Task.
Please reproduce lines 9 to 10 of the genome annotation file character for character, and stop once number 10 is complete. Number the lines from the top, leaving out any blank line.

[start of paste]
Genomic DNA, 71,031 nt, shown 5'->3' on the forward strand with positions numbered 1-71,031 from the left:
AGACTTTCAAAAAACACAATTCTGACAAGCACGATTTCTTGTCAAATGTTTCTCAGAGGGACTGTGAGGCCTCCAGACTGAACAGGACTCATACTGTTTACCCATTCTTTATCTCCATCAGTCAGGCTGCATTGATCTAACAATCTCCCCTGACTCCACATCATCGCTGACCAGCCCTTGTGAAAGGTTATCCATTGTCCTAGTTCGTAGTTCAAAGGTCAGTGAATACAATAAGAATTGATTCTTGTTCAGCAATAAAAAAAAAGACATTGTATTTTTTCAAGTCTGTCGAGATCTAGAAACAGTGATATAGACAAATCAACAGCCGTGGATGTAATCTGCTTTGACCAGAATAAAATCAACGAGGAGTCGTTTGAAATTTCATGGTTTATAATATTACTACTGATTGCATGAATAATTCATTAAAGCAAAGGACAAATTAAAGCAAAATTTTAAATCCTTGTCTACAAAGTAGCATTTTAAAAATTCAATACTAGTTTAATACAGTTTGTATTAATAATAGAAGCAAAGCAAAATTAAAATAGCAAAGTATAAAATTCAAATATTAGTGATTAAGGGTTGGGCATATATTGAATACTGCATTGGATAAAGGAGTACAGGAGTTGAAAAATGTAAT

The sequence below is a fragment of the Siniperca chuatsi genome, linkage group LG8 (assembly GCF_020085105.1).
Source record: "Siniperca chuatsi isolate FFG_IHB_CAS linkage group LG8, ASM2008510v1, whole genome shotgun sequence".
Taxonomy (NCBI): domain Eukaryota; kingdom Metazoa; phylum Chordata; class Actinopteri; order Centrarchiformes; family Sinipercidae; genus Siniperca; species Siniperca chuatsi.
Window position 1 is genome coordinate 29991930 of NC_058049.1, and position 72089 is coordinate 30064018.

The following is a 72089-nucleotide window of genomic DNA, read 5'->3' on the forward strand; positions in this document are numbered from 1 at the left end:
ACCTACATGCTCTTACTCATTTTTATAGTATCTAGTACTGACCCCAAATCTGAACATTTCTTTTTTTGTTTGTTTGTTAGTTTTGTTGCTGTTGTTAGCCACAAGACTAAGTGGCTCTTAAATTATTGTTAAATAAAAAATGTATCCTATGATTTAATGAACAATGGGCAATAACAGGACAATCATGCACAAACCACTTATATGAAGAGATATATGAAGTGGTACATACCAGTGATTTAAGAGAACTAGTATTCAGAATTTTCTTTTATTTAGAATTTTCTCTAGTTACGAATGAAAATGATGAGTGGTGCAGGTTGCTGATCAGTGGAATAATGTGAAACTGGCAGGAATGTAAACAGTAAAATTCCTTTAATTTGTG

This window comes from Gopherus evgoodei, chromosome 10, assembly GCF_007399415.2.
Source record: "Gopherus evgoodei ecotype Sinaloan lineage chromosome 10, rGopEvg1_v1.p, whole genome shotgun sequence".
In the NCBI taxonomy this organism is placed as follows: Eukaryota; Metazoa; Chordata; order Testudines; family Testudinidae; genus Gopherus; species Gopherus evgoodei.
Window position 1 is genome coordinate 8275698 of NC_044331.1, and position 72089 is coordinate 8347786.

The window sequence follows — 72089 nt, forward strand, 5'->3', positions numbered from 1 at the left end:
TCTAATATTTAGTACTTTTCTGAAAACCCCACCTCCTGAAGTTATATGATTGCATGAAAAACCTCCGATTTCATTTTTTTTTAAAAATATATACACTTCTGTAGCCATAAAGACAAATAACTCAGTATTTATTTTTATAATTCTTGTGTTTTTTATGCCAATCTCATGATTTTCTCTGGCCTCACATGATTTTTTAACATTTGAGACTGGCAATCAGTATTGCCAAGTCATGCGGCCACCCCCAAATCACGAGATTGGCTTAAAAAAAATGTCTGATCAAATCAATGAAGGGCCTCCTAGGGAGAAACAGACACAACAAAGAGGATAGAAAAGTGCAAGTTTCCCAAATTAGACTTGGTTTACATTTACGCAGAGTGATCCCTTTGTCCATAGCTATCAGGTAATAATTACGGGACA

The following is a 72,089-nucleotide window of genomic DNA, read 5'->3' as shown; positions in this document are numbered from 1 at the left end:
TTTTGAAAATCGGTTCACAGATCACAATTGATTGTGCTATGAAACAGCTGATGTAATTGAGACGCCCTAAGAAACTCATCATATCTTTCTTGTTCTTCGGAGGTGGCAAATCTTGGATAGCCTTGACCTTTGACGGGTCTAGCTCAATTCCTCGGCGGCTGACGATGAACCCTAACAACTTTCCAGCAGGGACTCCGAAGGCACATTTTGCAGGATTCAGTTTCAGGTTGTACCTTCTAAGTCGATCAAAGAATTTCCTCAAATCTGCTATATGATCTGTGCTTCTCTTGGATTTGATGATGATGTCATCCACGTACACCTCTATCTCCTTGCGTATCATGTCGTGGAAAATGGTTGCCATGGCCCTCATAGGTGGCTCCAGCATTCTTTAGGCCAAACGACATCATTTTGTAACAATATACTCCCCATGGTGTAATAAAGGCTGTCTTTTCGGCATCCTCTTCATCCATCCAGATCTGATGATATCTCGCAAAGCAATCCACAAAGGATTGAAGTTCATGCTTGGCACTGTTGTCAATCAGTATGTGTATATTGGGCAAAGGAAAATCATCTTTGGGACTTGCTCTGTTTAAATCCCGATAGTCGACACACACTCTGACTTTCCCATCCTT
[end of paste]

This window comes from Gopherus evgoodei, chromosome 10, assembly GCF_007399415.2.
Source record: "Gopherus evgoodei ecotype Sinaloan lineage chromosome 10, rGopEvg1_v1.p, whole genome shotgun sequence".